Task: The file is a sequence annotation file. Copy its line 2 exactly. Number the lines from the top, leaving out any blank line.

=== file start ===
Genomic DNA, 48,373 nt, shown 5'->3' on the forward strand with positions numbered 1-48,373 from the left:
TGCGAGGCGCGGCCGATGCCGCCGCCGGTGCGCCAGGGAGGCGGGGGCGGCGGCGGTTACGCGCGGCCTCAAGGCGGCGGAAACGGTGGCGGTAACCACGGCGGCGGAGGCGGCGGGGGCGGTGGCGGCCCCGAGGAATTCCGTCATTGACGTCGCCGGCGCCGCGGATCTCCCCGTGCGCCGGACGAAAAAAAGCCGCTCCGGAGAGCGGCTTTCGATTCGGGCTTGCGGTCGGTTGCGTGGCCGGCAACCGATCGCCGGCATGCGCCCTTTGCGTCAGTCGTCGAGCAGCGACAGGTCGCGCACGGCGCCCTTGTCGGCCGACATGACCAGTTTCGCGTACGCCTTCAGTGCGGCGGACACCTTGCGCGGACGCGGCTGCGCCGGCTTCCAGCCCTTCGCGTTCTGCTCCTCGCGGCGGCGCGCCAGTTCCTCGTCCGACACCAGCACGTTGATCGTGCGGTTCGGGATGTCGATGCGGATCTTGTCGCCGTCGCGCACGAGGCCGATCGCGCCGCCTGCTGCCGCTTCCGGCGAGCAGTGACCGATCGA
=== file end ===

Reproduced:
TGCGAGGCGCGGCCGATGCCGCCGCCGGTGCGCCAGGGAGGCGGGGGCGGCGGCGGTTACGCGCGGCCTCAAGGCGGCGGAAACGGTGGCGGTAACCACGGCGGCGGAGGCGGCGGGGGCGGTGGCGGCCCCGAGGAATTCCGTCATTGACGTCGCCGGCGCCGCGGATCTCCCCGTGCGCCGGACGAAAAAAAGCCGCTCCGGAGAGCGGCTTTCGATTCGGGCTTGCGGTCGGTTGCGTGGCCGGCAACCGATCGCCGGCATGCGCCCTTTGCGTCAGTCGTCGAGCAGCGACAGGTCGCGCACGGCGCCCTTGTCGGCCGACATGACCAGTTTCGCGTACGCCTTCAGTGCGGCGGACACCTTGCGCGGACGCGGCTGCGCCGGCTTCCAGCCCTTCGCGTTCTGCTCCTCGCGGCGGCGCGCCAGTTCCTCGTCCGACACCAGCACGTTGATCGTGCGGTTCGGGATGTCGATGCGGATCTTGTCGCCGTCGCGCACGAGGCCGATCGCGCCGCCTGCTGCCGCTTCCGGCGAGCAGTGACCGATCGA